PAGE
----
Revitalizing mindfulness on the roadway begins with remembering how much you forgot you do as a driver. By observing and describing what’s currently happening in and around your car, both events and what you think and feel at the time, you can bring all those by-the-wayside tasks and experiences back into direct view of your mind’s eye.
 
It’s best if you can do this verbally but, in the case of a carpool, inner dialogue works too.
 
The key is that you do not label or represent anything as good or bad, but simply acknowledge that it exists. The difference can be as subtle as “that driver just cut in front of me” vs “THAT DRIVER JUST CUT IN FRONT OF ME!”
 
It helps to have what psychologists call a “teflon mind,” where you can acknowledge events, thoughts and feelings for the moment that they exist and let them slip away when no longer current.
 
Allowing thoughts and emotions to stick in the mind beyond acknowledgement foments judgment and metaemotions (feelings about your feelings), which is a slippery slope that leads us to perseverate on events long past or yet to come and thereby miss out on the reality of the now.
 
The somewhat mysterious phenomenon known as distraction latency comes to mind–aaand, now it’s gone.
 
Mindfulness requires that we participate in one experience at a time. This is the part that is most anti-distraction and the part that requires the most willpower. It’s the hardest part because it’s a choice.
 
When I am trying to be a mindful driver and I choose to divert my attention and efforts to something else (like that ping noise coming from my pocket), then I am no longer participating in the driving task.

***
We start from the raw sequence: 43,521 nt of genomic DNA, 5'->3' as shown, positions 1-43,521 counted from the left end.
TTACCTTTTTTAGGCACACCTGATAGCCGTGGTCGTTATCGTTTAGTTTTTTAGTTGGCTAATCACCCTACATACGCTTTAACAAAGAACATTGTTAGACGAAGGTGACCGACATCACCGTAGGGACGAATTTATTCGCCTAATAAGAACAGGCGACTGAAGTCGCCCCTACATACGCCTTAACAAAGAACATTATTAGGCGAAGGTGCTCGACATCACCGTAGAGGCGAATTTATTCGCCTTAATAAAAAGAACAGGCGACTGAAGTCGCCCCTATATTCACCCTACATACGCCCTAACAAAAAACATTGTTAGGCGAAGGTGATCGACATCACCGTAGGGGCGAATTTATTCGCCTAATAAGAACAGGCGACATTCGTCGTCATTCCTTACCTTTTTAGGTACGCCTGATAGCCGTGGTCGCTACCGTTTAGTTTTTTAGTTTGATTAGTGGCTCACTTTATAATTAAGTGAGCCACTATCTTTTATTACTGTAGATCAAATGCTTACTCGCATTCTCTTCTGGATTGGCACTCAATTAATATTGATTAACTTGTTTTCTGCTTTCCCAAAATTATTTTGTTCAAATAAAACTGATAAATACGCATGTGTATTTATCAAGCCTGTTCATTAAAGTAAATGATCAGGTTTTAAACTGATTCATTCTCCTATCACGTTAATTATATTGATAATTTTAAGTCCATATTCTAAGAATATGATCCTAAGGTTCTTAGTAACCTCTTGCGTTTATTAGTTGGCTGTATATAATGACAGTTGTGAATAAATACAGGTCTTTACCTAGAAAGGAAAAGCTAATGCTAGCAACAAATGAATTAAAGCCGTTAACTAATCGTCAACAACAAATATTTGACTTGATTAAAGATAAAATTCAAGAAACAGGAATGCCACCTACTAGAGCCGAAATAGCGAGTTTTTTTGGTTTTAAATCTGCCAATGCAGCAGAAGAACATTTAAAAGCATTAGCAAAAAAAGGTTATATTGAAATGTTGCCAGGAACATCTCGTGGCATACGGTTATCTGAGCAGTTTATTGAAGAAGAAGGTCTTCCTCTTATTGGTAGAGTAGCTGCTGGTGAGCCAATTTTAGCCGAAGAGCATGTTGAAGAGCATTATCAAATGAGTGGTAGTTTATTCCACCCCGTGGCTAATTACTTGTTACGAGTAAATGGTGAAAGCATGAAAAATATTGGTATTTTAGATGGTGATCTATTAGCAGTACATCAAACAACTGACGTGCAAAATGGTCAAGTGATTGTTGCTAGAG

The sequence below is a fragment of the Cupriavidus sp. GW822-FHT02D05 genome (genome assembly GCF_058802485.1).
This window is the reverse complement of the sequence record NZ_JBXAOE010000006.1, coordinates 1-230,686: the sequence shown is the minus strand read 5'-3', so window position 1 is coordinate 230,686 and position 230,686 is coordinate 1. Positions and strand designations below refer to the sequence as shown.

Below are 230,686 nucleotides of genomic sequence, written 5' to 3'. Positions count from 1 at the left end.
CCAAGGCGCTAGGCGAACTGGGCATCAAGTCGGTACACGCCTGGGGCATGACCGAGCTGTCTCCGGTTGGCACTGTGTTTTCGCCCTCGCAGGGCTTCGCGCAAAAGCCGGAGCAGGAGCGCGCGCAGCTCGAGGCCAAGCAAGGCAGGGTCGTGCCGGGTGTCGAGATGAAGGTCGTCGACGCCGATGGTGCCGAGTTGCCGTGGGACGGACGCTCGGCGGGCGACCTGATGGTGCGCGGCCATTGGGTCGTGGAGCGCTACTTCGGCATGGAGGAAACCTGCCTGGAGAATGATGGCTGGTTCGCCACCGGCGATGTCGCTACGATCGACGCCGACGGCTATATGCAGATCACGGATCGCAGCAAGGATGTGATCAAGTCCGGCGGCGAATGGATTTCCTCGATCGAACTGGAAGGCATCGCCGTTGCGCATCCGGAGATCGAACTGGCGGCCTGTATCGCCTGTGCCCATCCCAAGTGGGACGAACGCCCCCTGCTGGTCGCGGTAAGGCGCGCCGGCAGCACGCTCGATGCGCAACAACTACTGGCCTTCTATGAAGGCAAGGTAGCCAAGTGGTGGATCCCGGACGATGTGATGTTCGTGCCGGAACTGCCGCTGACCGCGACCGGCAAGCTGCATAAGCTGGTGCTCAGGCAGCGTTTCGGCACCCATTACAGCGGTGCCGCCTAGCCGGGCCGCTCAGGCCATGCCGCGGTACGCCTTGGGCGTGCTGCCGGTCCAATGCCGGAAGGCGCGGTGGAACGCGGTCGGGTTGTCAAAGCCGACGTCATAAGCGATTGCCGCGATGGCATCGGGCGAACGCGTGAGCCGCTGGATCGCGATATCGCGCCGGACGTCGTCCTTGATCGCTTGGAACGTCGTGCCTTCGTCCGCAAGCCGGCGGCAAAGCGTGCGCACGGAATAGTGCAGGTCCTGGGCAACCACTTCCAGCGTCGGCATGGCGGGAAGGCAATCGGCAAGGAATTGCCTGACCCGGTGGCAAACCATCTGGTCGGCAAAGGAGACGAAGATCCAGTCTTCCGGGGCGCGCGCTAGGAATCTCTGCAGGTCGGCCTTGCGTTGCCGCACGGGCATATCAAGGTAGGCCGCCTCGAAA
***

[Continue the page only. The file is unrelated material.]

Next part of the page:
I become a smartphone user who happens to be sitting in the driver’s seat of a moving vehicle.
 
Although I am still aware that I am driving, I am mentally and/or physically disengaged from the driving experience and participating in a completely different experience.
 
Imagine trying to describe your performance of an ongoing lane change while, at the same time, texting your friend back about his cat’s recently successful gallbladder surgery–mindfulness blown.
 
Alternatively, I can choose to use my “teflon mind” and acknowledge the ping noise by saying, “oh, I just received a text but I’m still driving,” then choose to continue participating in the driving experience knowing that I will check my text at a later time when my attention is no longer demanded by an already ongoing task.
 
Lastly, effectiveness is key to the success of any endeavor. Not that most psychologists are Woody Allen fans (though, I wouldn’t be surprised if they are), but psychologists do take a “Whatever Works” sort of approach when teaching mindfulness.
 
Whatever helps you choose to be and stay mindful behind the wheel is a good thing. Put your phone in the trunk, turn it to silent, build a faraday cage into the cabin of your car–whatever works.
 
Done with Distraction
If you practice mindful driving long enough, something paradoxical happens–it becomes a habit.
 
After consistently choosing to remain mindful of the driving task in response to the ping noise, at some point your brain becomes so accustomed to the choice that you no longer require conscious thought to make it.
 
Eventually, ignoring distraction becomes an unconscious action that serves to maintain mindful (read: safe) driving.
 
If that’s not “woke,” then I’m just too old to understand what that means.

About the Author
 

BesideTheWheel is a blog for driving instructors by a driving instructor! Follow. Share. Teach.